Next, when the output signal 35 of the TTL-type circuit 31 assumes the level "H" (VCC), the P-channel MOSFET 38 is rendered nonconductive, the P-channel MOSFET 39 is rendered conductive since the level "L" of the signal 35' is applied to the gate thereof while, the node N5 of the second series circuit E assumes "H" (VCC), the N-channel MOSFET 36 is rendered conductive, and the node N4 of the first series circuit assumes "L" (VEE). Therefore, the N-channel MOSFET 37 is rendered nonconductive so that the node N4 assumes "L" (VEE) and the node N5 assumes "H" (VCC) which represents the steady-state operation.

The level "H" of the signal at the node N5 is applied to the CMOS inverter circuit F, and its output signal 41 assumes the level "L" (VEE) which is input to the ECL-type circuit 32.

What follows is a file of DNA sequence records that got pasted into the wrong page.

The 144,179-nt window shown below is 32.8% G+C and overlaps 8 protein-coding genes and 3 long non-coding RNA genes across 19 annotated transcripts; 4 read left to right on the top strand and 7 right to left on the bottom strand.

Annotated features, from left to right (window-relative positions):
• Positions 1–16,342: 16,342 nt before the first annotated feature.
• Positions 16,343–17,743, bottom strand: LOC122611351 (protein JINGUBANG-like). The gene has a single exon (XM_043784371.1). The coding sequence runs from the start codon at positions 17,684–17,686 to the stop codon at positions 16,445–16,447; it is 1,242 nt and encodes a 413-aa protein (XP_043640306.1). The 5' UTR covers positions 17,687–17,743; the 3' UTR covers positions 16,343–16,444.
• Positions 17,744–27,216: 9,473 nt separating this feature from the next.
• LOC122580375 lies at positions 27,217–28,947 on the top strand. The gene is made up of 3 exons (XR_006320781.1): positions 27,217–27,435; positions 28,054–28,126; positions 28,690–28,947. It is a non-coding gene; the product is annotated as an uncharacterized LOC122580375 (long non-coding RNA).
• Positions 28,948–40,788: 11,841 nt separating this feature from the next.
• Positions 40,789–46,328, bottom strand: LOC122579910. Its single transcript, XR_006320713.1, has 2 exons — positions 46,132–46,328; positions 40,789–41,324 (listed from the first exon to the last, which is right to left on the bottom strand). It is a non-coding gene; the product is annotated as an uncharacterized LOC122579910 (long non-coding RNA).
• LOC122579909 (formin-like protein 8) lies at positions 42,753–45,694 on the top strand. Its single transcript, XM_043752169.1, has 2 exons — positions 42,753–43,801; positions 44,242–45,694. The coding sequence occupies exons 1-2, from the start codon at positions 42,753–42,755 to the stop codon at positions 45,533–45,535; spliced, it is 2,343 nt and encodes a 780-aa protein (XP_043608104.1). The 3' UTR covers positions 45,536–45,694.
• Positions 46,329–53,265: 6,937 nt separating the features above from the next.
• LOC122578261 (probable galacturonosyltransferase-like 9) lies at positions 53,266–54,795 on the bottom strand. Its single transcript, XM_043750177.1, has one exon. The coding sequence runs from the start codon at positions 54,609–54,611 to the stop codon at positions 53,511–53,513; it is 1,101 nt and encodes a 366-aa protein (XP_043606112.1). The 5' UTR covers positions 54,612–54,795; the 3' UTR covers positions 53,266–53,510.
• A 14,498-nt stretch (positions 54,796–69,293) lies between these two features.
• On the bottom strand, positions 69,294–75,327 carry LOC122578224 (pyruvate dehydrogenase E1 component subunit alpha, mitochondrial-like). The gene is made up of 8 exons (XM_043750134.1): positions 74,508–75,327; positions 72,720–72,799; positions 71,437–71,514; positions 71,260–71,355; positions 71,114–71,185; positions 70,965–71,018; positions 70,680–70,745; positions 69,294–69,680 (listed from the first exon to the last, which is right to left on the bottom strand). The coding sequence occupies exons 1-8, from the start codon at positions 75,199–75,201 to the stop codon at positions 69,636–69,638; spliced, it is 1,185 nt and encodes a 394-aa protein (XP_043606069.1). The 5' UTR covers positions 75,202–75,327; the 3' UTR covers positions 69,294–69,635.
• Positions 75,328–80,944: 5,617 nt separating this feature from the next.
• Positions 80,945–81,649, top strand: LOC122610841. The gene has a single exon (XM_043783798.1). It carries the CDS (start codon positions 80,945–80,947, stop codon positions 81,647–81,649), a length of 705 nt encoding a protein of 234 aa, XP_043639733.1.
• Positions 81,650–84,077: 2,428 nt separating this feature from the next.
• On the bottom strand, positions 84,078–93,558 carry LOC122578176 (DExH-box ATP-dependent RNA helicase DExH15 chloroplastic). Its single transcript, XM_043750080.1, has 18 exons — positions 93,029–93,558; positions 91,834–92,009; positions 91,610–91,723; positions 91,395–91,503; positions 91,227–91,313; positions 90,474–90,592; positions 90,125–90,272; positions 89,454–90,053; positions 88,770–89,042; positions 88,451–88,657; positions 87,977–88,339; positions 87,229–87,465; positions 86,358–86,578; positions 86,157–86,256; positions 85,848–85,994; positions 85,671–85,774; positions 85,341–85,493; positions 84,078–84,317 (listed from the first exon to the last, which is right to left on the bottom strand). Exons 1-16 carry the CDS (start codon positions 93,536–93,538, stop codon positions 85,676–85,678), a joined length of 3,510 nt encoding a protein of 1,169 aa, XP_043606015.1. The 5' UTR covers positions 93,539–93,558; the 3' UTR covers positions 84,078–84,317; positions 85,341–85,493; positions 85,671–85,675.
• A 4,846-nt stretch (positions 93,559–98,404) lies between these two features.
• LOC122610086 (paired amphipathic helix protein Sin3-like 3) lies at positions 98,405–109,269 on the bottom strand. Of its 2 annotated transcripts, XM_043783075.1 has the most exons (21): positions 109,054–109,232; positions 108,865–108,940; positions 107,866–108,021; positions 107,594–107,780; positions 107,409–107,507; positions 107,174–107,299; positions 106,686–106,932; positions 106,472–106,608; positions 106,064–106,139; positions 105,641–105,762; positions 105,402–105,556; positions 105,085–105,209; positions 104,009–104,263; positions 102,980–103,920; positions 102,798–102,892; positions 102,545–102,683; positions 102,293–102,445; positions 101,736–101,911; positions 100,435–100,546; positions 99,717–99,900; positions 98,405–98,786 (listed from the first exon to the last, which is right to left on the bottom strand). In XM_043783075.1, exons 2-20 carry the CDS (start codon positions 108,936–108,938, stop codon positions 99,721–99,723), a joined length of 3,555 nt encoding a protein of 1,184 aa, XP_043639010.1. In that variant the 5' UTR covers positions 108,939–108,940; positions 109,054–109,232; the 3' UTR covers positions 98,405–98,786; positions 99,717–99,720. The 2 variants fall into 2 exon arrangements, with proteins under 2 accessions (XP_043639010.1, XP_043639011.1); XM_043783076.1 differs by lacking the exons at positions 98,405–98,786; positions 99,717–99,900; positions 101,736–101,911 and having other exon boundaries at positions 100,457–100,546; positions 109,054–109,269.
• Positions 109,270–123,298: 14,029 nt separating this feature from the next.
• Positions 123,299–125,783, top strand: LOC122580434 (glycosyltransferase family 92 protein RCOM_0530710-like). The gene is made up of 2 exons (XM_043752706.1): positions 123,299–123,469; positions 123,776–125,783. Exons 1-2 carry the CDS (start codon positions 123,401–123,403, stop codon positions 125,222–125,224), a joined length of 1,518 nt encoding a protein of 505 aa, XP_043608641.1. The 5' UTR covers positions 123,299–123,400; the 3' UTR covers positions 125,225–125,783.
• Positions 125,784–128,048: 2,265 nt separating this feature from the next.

Therefore, a signal having an amplitude between the positive potential VCC and ground potential GND is converted into a signal having an amplitude between the positive potential VCC and the negative potential VEE. Furthermore, a signal having an amplitude between the negative potential VEE and ground potential GND can be obtained in the same manner as in the first embodiment the signal level at the node N5, is received by the CMOS inverter circuit connected between the negative potential VEE and ground potential GND in the subsequent stage.